The Ballad of Dood and Juanita is traditional without every feeling old-timey, and is more fun and plays to Simpson’s strengths more than his more recent efforts.
The Ballad of Dood and Juanita may or may not go down as the defining Sturgill Simpson album — at this juncture, it’s tough to imagine anything supplanting Metamodern Sounds in Country Music as his quintessential work — but it’s surely the one that does the most with the least. More to the point: It’s the one where Simpson sounds like he’s having the most fun. Following his Cuttin’ Grass sessions, rollicking records where Simpson revisited his back catalog with the help of ace bluegrass pros, Dood brings the same aesthetics (and many of the same players) to a set of all-new originals. Running lickety-split through 28 minutes of high-and-lonesome twang (it’s about 40 seconds longer than Waylon Jennings’ classic Honky Tonk Heroes), the album tells the story of a rugged Kentuckian named Dood who opts out of the Civil War and says no-thanks to the miner’s life, instead setting up a nice little farm and settling into domesticity with his beloved Juanita. When she is abducted by dastardly outlaw Seamus McClure, Dood sets out with rifle, horse, and hound to rescue his wife, and possibly enact some vengeance on the man who snatched her away. It’s an exercise in myth-making that can’t help remind you of The Red-Headed Stranger, and not only because Willie Nelson himself blesses “Juanita” with a glistening nylon-string solo. It’s also a mean feat of storytelling efficiency: In less than half an hour, Simpson gives us backstory, a full narrative arc, and an epilogue, which leaves him just enough room for a song extolling Juanita’s beauty and another proclaiming the faithfulness of Dood’s hound.
Those looking for subtext will be amply rewarded: Make whatever you will of Sturgill’s open-ended use of American archetypes (he’s specific about things like the kind of rifle used, to name just one example) and personal history (Dood and Juanita happen to be the names of his grandparents). At the very least be aware that, while not exactly a revisionist Western, Simpson’s tale does navigate the usual Manifest Destiny issues with more thoughtfulness and complexity than is customary of the form; his Dood is half Shawnee where outlaw Seamus is seemingly just a random white dude, and their ultimate meet-up flips convention in a way that brings Quentin Tarantino to mind. But if Dood feels surprisingly weighty in how it monkeys with our assumptions about masculinity, redemption, and violence, it ultimate lingers in the mind for Simpson’s clear affection for the concrete particulars: His old-time gospel harmonizing about the dog feels wonderfully distinct, as does Dood’s acknowledgement that he has no idea how Juanita got her name. (“There’s no senoritas from the mountains where you came,” he muses.) All these loving nouns are carried by the rush of country and mountain music traditions, played with deftness, leanness, and just the right amount of whimsy from Simpson and his wrecking crew. Traditional without ever feeling self-consciously old-timey, Dood plays to Simpson’s strengths better than some of his more recent sonic excursions, admirable though some of those may have been. It adds up to a hell of a good time: An album that doesn’t overstay its welcome but does pack pleasure into every last second.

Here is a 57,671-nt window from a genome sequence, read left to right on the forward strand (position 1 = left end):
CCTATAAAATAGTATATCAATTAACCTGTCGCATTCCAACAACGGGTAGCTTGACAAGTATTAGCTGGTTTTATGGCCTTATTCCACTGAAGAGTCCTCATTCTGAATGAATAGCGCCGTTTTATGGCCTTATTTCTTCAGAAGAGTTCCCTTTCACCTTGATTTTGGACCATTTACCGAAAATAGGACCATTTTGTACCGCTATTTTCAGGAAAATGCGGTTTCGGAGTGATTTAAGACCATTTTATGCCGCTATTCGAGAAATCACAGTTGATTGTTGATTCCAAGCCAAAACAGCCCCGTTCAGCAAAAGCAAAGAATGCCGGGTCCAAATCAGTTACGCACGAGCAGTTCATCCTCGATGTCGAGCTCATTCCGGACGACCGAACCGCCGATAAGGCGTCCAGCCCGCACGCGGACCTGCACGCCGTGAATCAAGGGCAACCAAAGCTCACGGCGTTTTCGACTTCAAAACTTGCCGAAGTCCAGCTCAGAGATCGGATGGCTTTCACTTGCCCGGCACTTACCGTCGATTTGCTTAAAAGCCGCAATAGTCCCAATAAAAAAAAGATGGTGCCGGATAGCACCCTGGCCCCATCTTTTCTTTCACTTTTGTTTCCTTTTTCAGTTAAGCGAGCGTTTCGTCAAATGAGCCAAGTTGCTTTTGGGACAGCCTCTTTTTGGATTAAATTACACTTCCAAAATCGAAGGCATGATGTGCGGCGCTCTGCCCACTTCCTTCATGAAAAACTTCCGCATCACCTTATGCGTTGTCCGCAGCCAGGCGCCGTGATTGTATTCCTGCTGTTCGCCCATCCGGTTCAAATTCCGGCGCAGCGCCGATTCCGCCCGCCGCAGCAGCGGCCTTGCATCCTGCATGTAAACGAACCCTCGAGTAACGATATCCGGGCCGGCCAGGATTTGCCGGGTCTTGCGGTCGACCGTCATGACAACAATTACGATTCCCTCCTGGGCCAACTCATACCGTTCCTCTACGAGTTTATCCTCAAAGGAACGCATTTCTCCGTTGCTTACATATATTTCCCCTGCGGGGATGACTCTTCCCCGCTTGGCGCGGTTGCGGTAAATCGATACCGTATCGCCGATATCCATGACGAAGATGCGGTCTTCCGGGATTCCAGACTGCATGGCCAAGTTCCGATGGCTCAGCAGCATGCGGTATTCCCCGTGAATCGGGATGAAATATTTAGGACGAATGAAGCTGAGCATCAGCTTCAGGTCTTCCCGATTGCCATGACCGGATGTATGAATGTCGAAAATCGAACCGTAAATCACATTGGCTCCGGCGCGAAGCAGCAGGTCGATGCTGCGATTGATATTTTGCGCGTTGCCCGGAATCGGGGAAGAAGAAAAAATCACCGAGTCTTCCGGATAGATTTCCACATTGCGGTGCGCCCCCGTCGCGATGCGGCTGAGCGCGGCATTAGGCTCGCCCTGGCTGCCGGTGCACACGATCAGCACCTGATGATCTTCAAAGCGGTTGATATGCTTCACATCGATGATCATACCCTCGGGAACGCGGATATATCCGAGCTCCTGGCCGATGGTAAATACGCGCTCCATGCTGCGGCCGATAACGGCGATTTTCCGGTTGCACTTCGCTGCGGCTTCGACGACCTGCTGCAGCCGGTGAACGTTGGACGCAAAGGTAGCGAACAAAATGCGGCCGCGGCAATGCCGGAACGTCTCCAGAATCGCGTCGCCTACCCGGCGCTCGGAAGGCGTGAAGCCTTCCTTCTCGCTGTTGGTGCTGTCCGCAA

Published as part of Album Roundup — August 2021 | Part 3.